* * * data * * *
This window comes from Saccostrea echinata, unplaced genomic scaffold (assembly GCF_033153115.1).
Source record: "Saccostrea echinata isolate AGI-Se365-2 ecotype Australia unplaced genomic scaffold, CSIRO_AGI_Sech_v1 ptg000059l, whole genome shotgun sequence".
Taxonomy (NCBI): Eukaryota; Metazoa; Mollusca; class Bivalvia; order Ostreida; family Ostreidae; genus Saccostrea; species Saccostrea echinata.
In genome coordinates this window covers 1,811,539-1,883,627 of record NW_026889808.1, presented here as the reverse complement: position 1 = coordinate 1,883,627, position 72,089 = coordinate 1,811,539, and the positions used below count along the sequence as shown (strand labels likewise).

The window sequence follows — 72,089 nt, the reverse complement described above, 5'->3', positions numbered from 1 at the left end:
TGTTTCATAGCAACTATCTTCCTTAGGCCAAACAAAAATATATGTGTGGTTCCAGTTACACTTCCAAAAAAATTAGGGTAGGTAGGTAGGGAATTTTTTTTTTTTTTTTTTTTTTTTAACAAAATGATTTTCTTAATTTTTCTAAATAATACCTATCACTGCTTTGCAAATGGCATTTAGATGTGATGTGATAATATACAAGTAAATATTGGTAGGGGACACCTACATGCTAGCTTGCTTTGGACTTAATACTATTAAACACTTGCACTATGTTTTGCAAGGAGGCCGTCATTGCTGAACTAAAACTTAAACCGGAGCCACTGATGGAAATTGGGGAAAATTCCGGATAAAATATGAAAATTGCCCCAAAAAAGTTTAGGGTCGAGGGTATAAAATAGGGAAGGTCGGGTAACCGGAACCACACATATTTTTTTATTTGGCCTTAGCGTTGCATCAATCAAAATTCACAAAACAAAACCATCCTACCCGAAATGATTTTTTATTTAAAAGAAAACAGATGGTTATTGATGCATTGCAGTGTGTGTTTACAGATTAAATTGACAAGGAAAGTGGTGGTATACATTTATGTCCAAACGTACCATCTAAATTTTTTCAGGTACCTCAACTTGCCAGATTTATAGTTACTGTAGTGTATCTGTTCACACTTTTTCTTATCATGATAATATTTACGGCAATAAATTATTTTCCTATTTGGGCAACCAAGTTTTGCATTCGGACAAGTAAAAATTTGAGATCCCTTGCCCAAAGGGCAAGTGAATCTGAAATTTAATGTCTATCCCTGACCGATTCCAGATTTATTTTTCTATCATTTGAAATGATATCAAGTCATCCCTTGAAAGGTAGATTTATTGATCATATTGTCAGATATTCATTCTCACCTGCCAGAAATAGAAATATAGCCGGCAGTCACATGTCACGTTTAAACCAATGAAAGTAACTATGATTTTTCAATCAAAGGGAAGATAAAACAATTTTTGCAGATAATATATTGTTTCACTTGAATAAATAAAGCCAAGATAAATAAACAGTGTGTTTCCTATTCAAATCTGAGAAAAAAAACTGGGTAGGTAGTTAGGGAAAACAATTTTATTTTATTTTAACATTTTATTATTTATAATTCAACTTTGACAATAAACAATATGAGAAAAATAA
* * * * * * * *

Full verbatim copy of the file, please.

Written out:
This window comes from Saccostrea echinata, unplaced genomic scaffold (assembly GCF_033153115.1).
Source record: "Saccostrea echinata isolate AGI-Se365-2 ecotype Australia unplaced genomic scaffold, CSIRO_AGI_Sech_v1 ptg000059l, whole genome shotgun sequence".
Taxonomy (NCBI): Eukaryota; Metazoa; Mollusca; class Bivalvia; order Ostreida; family Ostreidae; genus Saccostrea; species Saccostrea echinata.
In genome coordinates this window covers 1,811,539-1,883,627 of record NW_026889808.1, presented here as the reverse complement: position 1 = coordinate 1,883,627, position 72,089 = coordinate 1,811,539, and the positions used below count along the sequence as shown (strand labels likewise).

The window sequence follows — 72,089 nt, the reverse complement described above, 5'->3', positions numbered from 1 at the left end:
TGTTTCATAGCAACTATCTTCCTTAGGCCAAACAAAAATATATGTGTGGTTCCAGTTACACTTCCAAAAAAATTAGGGTAGGTAGGTAGGGAATTTTTTTTTTTTTTTTTTTTTTTTAACAAAATGATTTTCTTAATTTTTCTAAATAATACCTATCACTGCTTTGCAAATGGCATTTAGATGTGATGTGATAATATACAAGTAAATATTGGTAGGGGACACCTACATGCTAGCTTGCTTTGGACTTAATACTATTAAACACTTGCACTATGTTTTGCAAGGAGGCCGTCATTGCTGAACTAAAACTTAAACCGGAGCCACTGATGGAAATTGGGGAAAATTCCGGATAAAATATGAAAATTGCCCCAAAAAAGTTTAGGGTCGAGGGTATAAAATAGGGAAGGTCGGGTAACCGGAACCACACATATTTTTTTATTTGGCCTTAGCGTTGCATCAATCAAAATTCACAAAACAAAACCATCCTACCCGAAATGATTTTTTATTTAAAAGAAAACAGATGGTTATTGATGCATTGCAGTGTGTGTTTACAGATTAAATTGACAAGGAAAGTGGTGGTATACATTTATGTCCAAACGTACCATCTAAATTTTTTCAGGTACCTCAACTTGCCAGATTTATAGTTACTGTAGTGTATCTGTTCACACTTTTTCTTATCATGATAATATTTACGGCAATAAATTATTTTCCTATTTGGGCAACCAAGTTTTGCATTCGGACAAGTAAAAATTTGAGATCCCTTGCCCAAAGGGCAAGTGAATCTGAAATTTAATGTCTATCCCTGACCGATTCCAGATTTATTTTTCTATCATTTGAAATGATATCAAGTCATCCCTTGAAAGGTAGATTTATTGATCATATTGTCAGATATTCATTCTCACCTGCCAGAAATAGAAATATAGCCGGCAGTCACATGTCACGTTTAAACCAATGAAAGTAACTATGATTTTTCAATCAAAGGGAAGATAAAACAATTTTTGCAGATAATATATTGTTTCACTTGAATAAATAAAGCCAAGATAAATAAACAGTGTGTTTCCTATTCAAATCTGAGAAAAAAAACTGGGTAGGTAGTTAGGGAAAACAATTTTATTTTATTTTAACATTTTATTATTTATAATTCAACTTTGACAATAAACAATATGAGAAAAATAA